Thursday, March 29, 2012

A Promising New Civil War Blog

Greetings Cosmic Americans!

It may seem somewhat premature to favorably review a blog in its earliest incarnations. But I have a sneaking suspicion that the content will be up to Cosmic America standards.

The blog's title, in all its straight-forward simplicity, is Grand Army Blog: The Veteran In A [Digital] Field. It is authored by Yale Ph.D. candidate Brian Matthew Jordan, who recently published Unholy Sabbath: The Battle of South Mountain in History and Memory, September 14, 1862.

What I gather from Brian's mission statement and first handful of posts, is an innovative addition to the ever-growing collection of Civil War memory studies. His focus is on Union veterans - but he endeavors to reorient Civil War remembrance along a veteran-civilian axis. This blog promises to be reflections on Brian's research and writing of his study, "When Billy Came Marching Home: Union Veterans and Their Unending Civil War."

On veterans, civilians, and Civil War memory, Brian states: The categories fashioned by the historian David Blight to sort competing memories of our fratricidal war – what he called the “emancipationist,” “reconciliationist,” and “white supremacist” visions – were useful in explaining how the national narrative of the Civil War was segregated, but stopped well short of explaining how that same story was, from almost the very beginning, sanitized. The sanitization of the Civil War narrative, much like its segregation, has a troubling history.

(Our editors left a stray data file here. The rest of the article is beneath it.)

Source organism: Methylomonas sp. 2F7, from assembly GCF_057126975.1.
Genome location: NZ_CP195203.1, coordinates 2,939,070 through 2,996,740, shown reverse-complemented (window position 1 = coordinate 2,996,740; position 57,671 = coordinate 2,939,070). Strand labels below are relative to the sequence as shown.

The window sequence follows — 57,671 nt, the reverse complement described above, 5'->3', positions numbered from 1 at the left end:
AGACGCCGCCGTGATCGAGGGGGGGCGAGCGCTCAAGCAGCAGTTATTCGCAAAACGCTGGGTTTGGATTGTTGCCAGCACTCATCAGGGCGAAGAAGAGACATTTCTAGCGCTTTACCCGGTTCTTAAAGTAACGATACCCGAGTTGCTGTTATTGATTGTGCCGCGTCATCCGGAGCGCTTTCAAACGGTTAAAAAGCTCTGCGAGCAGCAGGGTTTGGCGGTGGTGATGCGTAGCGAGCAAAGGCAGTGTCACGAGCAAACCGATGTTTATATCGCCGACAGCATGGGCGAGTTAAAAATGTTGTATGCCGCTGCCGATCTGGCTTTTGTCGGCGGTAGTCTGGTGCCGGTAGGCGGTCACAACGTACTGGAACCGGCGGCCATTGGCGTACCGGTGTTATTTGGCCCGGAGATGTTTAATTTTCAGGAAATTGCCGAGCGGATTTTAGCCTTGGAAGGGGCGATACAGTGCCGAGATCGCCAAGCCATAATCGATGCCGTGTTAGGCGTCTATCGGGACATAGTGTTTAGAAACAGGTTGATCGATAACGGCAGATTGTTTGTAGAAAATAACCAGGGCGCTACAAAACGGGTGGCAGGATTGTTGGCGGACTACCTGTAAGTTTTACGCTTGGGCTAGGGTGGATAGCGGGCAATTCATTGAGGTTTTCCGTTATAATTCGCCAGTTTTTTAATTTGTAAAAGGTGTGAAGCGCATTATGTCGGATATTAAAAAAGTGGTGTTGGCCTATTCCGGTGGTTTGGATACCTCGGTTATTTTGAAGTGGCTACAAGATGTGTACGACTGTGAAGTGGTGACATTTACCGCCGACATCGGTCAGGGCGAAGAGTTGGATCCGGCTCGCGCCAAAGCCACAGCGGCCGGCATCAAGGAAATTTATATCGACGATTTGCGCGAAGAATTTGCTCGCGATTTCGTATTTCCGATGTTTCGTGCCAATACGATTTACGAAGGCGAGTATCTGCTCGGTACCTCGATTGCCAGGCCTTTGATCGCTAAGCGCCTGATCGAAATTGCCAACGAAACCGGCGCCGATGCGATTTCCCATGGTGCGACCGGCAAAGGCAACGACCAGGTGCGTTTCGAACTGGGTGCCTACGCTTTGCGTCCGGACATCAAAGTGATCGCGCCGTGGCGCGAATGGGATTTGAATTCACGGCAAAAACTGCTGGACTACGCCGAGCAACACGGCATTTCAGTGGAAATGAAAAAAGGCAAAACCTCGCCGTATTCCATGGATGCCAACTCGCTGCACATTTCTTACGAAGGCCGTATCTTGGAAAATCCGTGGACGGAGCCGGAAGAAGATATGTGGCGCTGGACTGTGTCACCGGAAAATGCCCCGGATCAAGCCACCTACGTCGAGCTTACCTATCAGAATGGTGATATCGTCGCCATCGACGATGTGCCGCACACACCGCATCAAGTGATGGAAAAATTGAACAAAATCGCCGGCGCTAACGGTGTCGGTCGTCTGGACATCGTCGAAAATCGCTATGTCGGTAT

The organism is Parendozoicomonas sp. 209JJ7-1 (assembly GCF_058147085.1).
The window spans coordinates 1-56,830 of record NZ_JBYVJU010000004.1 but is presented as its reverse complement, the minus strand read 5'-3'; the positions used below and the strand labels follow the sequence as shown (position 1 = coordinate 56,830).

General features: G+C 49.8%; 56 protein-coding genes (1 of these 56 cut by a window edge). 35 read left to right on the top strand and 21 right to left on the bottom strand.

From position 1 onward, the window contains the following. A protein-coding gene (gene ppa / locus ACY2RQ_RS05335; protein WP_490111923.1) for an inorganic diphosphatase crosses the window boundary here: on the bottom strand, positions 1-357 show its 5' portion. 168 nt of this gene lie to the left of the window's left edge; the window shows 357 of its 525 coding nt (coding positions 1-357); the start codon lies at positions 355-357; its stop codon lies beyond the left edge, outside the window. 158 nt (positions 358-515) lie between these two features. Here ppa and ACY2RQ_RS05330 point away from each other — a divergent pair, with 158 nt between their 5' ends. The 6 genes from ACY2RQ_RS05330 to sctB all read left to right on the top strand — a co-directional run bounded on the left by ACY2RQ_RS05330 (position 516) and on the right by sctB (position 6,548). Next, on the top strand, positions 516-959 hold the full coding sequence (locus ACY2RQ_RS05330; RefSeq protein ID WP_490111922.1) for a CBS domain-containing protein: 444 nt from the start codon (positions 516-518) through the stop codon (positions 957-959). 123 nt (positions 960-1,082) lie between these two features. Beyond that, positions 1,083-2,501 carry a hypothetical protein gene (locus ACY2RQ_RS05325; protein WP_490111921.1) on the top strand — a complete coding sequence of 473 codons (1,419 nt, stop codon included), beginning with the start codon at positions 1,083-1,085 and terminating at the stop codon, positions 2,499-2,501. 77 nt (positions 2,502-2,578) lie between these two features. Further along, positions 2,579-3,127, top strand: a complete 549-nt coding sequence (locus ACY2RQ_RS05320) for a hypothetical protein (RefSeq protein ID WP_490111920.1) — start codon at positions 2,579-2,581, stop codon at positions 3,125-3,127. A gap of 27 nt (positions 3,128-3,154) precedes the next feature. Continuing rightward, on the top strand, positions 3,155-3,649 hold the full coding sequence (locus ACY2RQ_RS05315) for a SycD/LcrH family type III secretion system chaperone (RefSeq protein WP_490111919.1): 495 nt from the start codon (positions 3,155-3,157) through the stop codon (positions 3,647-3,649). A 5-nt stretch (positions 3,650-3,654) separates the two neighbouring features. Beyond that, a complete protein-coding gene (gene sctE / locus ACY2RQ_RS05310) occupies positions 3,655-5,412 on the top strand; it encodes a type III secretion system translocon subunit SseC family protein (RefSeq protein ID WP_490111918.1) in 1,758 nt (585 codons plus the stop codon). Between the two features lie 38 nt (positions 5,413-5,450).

While I disagree with Blight's thesis (not Brian's assessment of it), and I find categories of all kinds profoundly problematic, I am nevertheless intrigued by the undertaking of a new categorization of Union veterans. Sanitization of the Civil War narrative would necessarily exclude a number of the maimed veterans who lived to see the end of the war. I am interested to see how he approaches said category - and his veteran-civilian axis.

My questions are numerous - particularity concerning the themes of fluidity/rigidity as veterans once again entered civilian life. Were they indeed cordoned off and kept away from the general public? Those who "shall have borne the battle" as Lincoln said, were certainly discussed at length at monument dedications and other veteran events. Were there intersections in which the maimed and disfigured were accepted in Brian's conception of a sanitized narrative?

I look forward to Brian's work - I am sure I will have plenty to discuss.



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